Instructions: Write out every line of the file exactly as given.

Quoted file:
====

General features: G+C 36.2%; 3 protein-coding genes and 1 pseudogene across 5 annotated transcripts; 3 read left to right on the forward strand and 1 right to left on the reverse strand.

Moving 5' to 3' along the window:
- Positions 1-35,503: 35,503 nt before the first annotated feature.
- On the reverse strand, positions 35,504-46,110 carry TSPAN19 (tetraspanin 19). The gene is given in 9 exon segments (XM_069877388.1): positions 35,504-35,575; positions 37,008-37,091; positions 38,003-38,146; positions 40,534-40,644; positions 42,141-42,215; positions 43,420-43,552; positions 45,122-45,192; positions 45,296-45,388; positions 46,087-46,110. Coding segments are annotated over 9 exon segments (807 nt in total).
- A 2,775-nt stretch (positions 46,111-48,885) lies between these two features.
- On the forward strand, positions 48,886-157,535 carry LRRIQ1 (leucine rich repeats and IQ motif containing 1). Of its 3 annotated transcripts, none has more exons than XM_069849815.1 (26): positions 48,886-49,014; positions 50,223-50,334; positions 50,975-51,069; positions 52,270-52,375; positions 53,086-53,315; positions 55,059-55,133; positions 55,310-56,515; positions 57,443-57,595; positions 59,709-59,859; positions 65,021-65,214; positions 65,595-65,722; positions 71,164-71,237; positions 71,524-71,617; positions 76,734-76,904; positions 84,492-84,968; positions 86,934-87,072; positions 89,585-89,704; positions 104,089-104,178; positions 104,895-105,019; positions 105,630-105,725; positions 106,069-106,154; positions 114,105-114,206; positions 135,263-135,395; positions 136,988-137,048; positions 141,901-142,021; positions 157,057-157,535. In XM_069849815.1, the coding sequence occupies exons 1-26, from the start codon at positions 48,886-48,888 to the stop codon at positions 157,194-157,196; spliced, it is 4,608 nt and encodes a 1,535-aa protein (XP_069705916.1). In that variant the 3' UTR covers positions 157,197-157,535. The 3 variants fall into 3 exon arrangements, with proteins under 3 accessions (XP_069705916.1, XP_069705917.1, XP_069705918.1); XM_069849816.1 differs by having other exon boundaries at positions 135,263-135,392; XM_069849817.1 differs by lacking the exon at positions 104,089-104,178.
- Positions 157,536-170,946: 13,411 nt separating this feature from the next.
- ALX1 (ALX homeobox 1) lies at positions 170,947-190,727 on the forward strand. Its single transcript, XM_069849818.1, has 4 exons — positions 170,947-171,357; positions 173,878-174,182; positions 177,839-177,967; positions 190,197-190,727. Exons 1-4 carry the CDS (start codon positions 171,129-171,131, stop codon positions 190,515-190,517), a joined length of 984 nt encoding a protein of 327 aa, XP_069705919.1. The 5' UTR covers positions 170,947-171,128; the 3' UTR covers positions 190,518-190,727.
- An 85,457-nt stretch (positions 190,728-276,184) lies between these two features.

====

General features: G+C 36.2%; 3 protein-coding genes and 1 pseudogene across 5 annotated transcripts; 3 read left to right on the forward strand and 1 right to left on the reverse strand.

Moving 5' to 3' along the window:
- Positions 1-35,503: 35,503 nt before the first annotated feature.
- On the reverse strand, positions 35,504-46,110 carry TSPAN19 (tetraspanin 19). The gene is given in 9 exon segments (XM_069877388.1): positions 35,504-35,575; positions 37,008-37,091; positions 38,003-38,146; positions 40,534-40,644; positions 42,141-42,215; positions 43,420-43,552; positions 45,122-45,192; positions 45,296-45,388; positions 46,087-46,110. Coding segments are annotated over 9 exon segments (807 nt in total).
- A 2,775-nt stretch (positions 46,111-48,885) lies between these two features.
- On the forward strand, positions 48,886-157,535 carry LRRIQ1 (leucine rich repeats and IQ motif containing 1). Of its 3 annotated transcripts, none has more exons than XM_069849815.1 (26): positions 48,886-49,014; positions 50,223-50,334; positions 50,975-51,069; positions 52,270-52,375; positions 53,086-53,315; positions 55,059-55,133; positions 55,310-56,515; positions 57,443-57,595; positions 59,709-59,859; positions 65,021-65,214; positions 65,595-65,722; positions 71,164-71,237; positions 71,524-71,617; positions 76,734-76,904; positions 84,492-84,968; positions 86,934-87,072; positions 89,585-89,704; positions 104,089-104,178; positions 104,895-105,019; positions 105,630-105,725; positions 106,069-106,154; positions 114,105-114,206; positions 135,263-135,395; positions 136,988-137,048; positions 141,901-142,021; positions 157,057-157,535. In XM_069849815.1, the coding sequence occupies exons 1-26, from the start codon at positions 48,886-48,888 to the stop codon at positions 157,194-157,196; spliced, it is 4,608 nt and encodes a 1,535-aa protein (XP_069705916.1). In that variant the 3' UTR covers positions 157,197-157,535. The 3 variants fall into 3 exon arrangements, with proteins under 3 accessions (XP_069705916.1, XP_069705917.1, XP_069705918.1); XM_069849816.1 differs by having other exon boundaries at positions 135,263-135,392; XM_069849817.1 differs by lacking the exon at positions 104,089-104,178.
- Positions 157,536-170,946: 13,411 nt separating this feature from the next.
- ALX1 (ALX homeobox 1) lies at positions 170,947-190,727 on the forward strand. Its single transcript, XM_069849818.1, has 4 exons — positions 170,947-171,357; positions 173,878-174,182; positions 177,839-177,967; positions 190,197-190,727. Exons 1-4 carry the CDS (start codon positions 171,129-171,131, stop codon positions 190,515-190,517), a joined length of 984 nt encoding a protein of 327 aa, XP_069705919.1. The 5' UTR covers positions 170,947-171,128; the 3' UTR covers positions 190,518-190,727.
- An 85,457-nt stretch (positions 190,728-276,184) lies between these two features.